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More than a teller of time: What to expect from a smartwatch - PC Retail

More than a teller of time: What to expect from a smartwatch

The ups and downs of the latest type of tech product for consumers
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The concept of the smartwatch isn't actually new. Japanese manufacturers introduced watches in the early '70s with digital user-programmable technology, though these watches were quite limited in functionality.

By the '80s, watches were introduced with rudimentary computer functionality, including keyboards and wireless docking. But those watches are to today's smartwatches what the Zach Morris phone is to today's smartphones: large and clunky with limited predecessors.

Considering purchasing a smartwatch? Here's what to expect.

1. Operating systems

You'll recognise the names and looks of all the available smartwatch operating systems, but the smartwatch OS will differ from the smartphone OS in the same way that your smartphone OS differs from the one on your desktop PC.

The size of the watch limits the way in which we can interact with the device. Just as you learned to use tablets after a lifetime of working with larger PCs and laptops, you'll similarly adjust to the smaller platform of the smartwatch.

2. Functions

You can expect the same functions from your smartwatch as you do your smartphone. Though the features available from one manufacturer to another or one model to another differ, there are smartwatches available with all the standard goodies, such as:

  • Phone 
  • Media player 
  • Bluetooth 
  • Camera 
  • Compass 
  • Calculator 
  • Touch screen 
  • GPS 
  • Date
  • Weather 

Oh, and smartwatches also tell the time, of course. Some models offer the features of a sports watch, including a thermometer, altimeter, barometer, training programs, heart rate monitor, and a dive computer.

Of all the features on a smartwatch, two of the most appreciated are how hard they are to drop and break, and how it's almost impossible to forget one in a taxi or a client's office when it's attached to your wrist. Also, with the phone on your wrist, you'll never risk missing an important call because you couldn't hear it ring.

3. Connectivity

Of course, it wouldn't be a smartwatch without wireless internet connectivity. As with your smartphone, most smartwatches offer multi-player gaming platforms, social media connectivity, email, news feeds, sports feeds, entertainment news, and other ways to connect with others online.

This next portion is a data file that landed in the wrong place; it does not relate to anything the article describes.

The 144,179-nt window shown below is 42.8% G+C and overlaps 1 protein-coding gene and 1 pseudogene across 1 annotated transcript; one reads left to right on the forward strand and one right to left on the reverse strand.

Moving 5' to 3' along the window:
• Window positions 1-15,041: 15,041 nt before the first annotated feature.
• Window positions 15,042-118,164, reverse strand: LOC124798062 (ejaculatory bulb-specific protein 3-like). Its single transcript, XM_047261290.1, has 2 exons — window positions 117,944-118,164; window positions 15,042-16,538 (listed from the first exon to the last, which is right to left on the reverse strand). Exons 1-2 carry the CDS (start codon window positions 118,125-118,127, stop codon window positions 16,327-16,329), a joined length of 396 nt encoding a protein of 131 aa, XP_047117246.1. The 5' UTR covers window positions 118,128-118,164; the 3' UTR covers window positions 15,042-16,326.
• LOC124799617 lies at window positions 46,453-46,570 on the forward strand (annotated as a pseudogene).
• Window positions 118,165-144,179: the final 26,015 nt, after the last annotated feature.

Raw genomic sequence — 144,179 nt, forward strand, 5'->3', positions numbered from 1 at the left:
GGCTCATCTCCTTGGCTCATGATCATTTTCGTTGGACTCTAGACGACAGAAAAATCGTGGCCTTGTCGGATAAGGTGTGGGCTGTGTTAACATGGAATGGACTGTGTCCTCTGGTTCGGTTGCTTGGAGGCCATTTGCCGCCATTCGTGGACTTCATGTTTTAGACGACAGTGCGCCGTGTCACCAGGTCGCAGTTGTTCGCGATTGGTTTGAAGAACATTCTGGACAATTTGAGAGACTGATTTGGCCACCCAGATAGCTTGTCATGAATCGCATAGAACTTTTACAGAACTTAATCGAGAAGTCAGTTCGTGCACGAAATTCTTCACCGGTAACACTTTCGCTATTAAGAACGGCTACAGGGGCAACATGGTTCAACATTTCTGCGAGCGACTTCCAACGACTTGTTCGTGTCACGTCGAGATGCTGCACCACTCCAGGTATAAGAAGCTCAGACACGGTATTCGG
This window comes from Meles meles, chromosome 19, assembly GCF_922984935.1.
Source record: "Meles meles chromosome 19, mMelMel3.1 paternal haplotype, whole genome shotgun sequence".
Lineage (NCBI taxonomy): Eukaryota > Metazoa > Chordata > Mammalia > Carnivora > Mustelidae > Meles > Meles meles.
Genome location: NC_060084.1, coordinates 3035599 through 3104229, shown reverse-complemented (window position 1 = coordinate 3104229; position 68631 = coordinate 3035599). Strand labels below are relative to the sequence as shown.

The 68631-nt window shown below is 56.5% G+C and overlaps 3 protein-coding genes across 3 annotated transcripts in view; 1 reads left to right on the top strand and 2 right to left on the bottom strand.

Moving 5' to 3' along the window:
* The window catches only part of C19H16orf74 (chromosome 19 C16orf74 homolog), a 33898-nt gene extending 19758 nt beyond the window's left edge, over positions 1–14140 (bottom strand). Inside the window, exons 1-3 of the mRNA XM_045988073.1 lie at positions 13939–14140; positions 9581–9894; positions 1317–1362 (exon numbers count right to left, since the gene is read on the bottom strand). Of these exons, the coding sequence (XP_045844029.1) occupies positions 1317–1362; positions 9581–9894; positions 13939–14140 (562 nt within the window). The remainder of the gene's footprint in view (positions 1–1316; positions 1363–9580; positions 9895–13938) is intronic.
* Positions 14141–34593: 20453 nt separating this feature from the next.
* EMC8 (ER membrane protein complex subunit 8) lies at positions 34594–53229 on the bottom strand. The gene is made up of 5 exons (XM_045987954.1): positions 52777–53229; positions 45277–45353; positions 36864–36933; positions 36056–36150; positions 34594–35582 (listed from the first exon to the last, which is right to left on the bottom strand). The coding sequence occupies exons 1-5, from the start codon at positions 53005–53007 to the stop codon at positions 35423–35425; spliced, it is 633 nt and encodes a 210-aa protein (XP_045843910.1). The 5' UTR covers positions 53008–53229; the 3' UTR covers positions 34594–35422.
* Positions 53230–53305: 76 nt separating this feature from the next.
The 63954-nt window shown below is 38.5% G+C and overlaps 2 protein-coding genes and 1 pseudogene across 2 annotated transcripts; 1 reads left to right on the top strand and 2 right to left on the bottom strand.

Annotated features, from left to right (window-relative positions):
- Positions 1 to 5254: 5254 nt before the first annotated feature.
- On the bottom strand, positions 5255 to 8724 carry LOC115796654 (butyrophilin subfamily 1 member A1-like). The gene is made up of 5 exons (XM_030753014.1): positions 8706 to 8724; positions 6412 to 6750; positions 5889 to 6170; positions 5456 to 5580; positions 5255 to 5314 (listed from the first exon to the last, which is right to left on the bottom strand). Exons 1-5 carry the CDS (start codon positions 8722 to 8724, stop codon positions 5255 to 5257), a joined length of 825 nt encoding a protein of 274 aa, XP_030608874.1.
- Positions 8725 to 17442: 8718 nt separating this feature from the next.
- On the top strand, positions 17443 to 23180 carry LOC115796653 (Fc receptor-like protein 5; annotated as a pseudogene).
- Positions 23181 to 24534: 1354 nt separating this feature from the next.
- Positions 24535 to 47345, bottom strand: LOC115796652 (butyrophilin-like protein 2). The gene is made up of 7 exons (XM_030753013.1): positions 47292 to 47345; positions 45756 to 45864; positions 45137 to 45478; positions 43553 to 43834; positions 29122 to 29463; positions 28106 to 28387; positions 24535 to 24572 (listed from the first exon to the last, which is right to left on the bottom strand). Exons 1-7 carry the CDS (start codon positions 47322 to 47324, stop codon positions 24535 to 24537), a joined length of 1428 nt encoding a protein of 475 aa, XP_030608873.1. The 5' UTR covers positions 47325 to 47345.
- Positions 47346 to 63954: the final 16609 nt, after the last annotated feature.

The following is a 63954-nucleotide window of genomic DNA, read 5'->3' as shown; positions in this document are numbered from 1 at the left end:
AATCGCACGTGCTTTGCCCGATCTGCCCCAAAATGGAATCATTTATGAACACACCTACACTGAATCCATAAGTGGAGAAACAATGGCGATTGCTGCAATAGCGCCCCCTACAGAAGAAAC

Smartwatches connect via the same technology as smartphones, meaning you can expect the newest models to come equipped with 4G connectivity. In some rural areas of the country, 3G is still the standard, so 4G isn't guaranteed anywhere you go, but smartphones experience the same limitations.

4. Apps

Smartwatch apps look and work much like smartphone apps. Along with the games, news, and social media apps, you'll find apps for fitness, banking and finance, business, and self-help apps. Some platforms require you to download an app to your smartphone before you can begin using your smartwatch.

Apps for smartwatches are available in the same app stores where you get your smartphone and tablet apps, and many are available for free. Still, the market for smartwatch apps is far from as rich and satisfying as the market for smartphone and tablet apps. But this should change as more smartwatches become available, increasing the market for app developers.

5. Possible downsides

As with any new technology, it takes manufacturers a while to tweak things to perfection. Smartwatches are generally larger than the watches most people are used to wearing, and it takes some wearers time to adjust to the extra size and weight.

As with smartphones, the screen is the primary battery hog, and most smartwatches have to be charged every three to four days. This is a long time to go without charging a smartphone, but most people aren't in the habit of charging their watches regularly.

Some users also feel silly using the phone feature of smartwatches. People look a bit like characters in a '60s spy flick talking into their watches. Others complain that talking on the smartwatch lacks privacy, since you can't hold it discreetly to your ear like a smartphone. Most smartwatch phones use speaker mode always, due to the design. Also, manufacturers are still working on creating a user interface that offers a worthy experience in such a small package.

It all comes down to a matter of taste. If you like being on the cutting edge of technology, smartwatches are easier to carry and harder to drop or leave behind than smartphones. You just have to deal with the tiny screen and keyboard and remember to charge it often. The latest models, however, are quite stylish and look nice with both business suits and casual street clothes.

Most smartwatch plans require an operative smartphone account to work, so you won't have to chose between your watch and your phone just yet.

Read more: Can wearable tech boost retail?

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